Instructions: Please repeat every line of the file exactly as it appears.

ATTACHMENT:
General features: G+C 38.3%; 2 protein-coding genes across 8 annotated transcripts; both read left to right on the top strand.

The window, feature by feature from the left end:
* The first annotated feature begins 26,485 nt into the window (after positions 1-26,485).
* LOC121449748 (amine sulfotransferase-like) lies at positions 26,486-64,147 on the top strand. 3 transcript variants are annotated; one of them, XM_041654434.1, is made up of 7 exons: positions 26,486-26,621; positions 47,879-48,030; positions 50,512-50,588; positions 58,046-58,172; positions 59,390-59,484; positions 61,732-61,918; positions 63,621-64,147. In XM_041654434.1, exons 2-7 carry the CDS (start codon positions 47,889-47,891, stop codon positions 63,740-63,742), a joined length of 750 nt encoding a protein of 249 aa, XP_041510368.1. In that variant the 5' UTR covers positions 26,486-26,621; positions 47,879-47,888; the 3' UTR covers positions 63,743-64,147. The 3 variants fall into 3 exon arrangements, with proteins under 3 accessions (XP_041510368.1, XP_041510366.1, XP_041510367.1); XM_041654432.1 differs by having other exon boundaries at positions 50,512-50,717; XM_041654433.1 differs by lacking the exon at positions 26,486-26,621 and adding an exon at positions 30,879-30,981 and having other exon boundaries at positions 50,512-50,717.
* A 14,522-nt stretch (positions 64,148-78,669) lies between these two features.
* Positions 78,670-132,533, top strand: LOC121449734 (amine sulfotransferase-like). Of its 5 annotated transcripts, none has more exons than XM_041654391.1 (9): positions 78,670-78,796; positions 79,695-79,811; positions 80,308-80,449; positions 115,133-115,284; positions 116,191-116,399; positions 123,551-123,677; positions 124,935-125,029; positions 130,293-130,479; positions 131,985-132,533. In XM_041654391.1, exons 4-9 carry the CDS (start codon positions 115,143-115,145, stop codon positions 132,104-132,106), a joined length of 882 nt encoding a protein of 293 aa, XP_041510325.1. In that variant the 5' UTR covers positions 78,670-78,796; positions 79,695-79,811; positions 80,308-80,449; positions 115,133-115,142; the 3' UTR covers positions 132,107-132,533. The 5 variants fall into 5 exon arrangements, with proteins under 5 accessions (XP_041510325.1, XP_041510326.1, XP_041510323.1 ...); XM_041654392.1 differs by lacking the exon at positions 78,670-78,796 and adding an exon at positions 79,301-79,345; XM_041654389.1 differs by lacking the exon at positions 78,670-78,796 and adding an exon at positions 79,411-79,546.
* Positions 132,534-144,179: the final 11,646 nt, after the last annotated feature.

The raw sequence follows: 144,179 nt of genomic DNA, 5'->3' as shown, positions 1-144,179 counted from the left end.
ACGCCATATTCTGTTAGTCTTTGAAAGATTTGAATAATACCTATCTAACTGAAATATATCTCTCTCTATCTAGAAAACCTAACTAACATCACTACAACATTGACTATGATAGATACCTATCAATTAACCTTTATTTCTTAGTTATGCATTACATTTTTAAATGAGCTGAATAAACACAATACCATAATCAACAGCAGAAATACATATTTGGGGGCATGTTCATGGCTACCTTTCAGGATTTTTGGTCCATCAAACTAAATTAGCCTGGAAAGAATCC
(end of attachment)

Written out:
General features: G+C 38.3%; 2 protein-coding genes across 8 annotated transcripts; both read left to right on the top strand.

The window, feature by feature from the left end:
* The first annotated feature begins 26,485 nt into the window (after positions 1-26,485).
* LOC121449748 (amine sulfotransferase-like) lies at positions 26,486-64,147 on the top strand. 3 transcript variants are annotated; one of them, XM_041654434.1, is made up of 7 exons: positions 26,486-26,621; positions 47,879-48,030; positions 50,512-50,588; positions 58,046-58,172; positions 59,390-59,484; positions 61,732-61,918; positions 63,621-64,147. In XM_041654434.1, exons 2-7 carry the CDS (start codon positions 47,889-47,891, stop codon positions 63,740-63,742), a joined length of 750 nt encoding a protein of 249 aa, XP_041510368.1. In that variant the 5' UTR covers positions 26,486-26,621; positions 47,879-47,888; the 3' UTR covers positions 63,743-64,147. The 3 variants fall into 3 exon arrangements, with proteins under 3 accessions (XP_041510368.1, XP_041510366.1, XP_041510367.1); XM_041654432.1 differs by having other exon boundaries at positions 50,512-50,717; XM_041654433.1 differs by lacking the exon at positions 26,486-26,621 and adding an exon at positions 30,879-30,981 and having other exon boundaries at positions 50,512-50,717.
* A 14,522-nt stretch (positions 64,148-78,669) lies between these two features.
* Positions 78,670-132,533, top strand: LOC121449734 (amine sulfotransferase-like). Of its 5 annotated transcripts, none has more exons than XM_041654391.1 (9): positions 78,670-78,796; positions 79,695-79,811; positions 80,308-80,449; positions 115,133-115,284; positions 116,191-116,399; positions 123,551-123,677; positions 124,935-125,029; positions 130,293-130,479; positions 131,985-132,533. In XM_041654391.1, exons 4-9 carry the CDS (start codon positions 115,143-115,145, stop codon positions 132,104-132,106), a joined length of 882 nt encoding a protein of 293 aa, XP_041510325.1. In that variant the 5' UTR covers positions 78,670-78,796; positions 79,695-79,811; positions 80,308-80,449; positions 115,133-115,142; the 3' UTR covers positions 132,107-132,533. The 5 variants fall into 5 exon arrangements, with proteins under 5 accessions (XP_041510325.1, XP_041510326.1, XP_041510323.1 ...); XM_041654392.1 differs by lacking the exon at positions 78,670-78,796 and adding an exon at positions 79,301-79,345; XM_041654389.1 differs by lacking the exon at positions 78,670-78,796 and adding an exon at positions 79,411-79,546.
* Positions 132,534-144,179: the final 11,646 nt, after the last annotated feature.

The raw sequence follows: 144,179 nt of genomic DNA, 5'->3' as shown, positions 1-144,179 counted from the left end.
ACGCCATATTCTGTTAGTCTTTGAAAGATTTGAATAATACCTATCTAACTGAAATATATCTCTCTCTATCTAGAAAACCTAACTAACATCACTACAACATTGACTATGATAGATACCTATCAATTAACCTTTATTTCTTAGTTATGCATTACATTTTTAAATGAGCTGAATAAACACAATACCATAATCAACAGCAGAAATACATATTTGGGGGCATGTTCATGGCTACCTTTCAGGATTTTTGGTCCATCAAACTAAATTAGCCTGGAAAGAATCC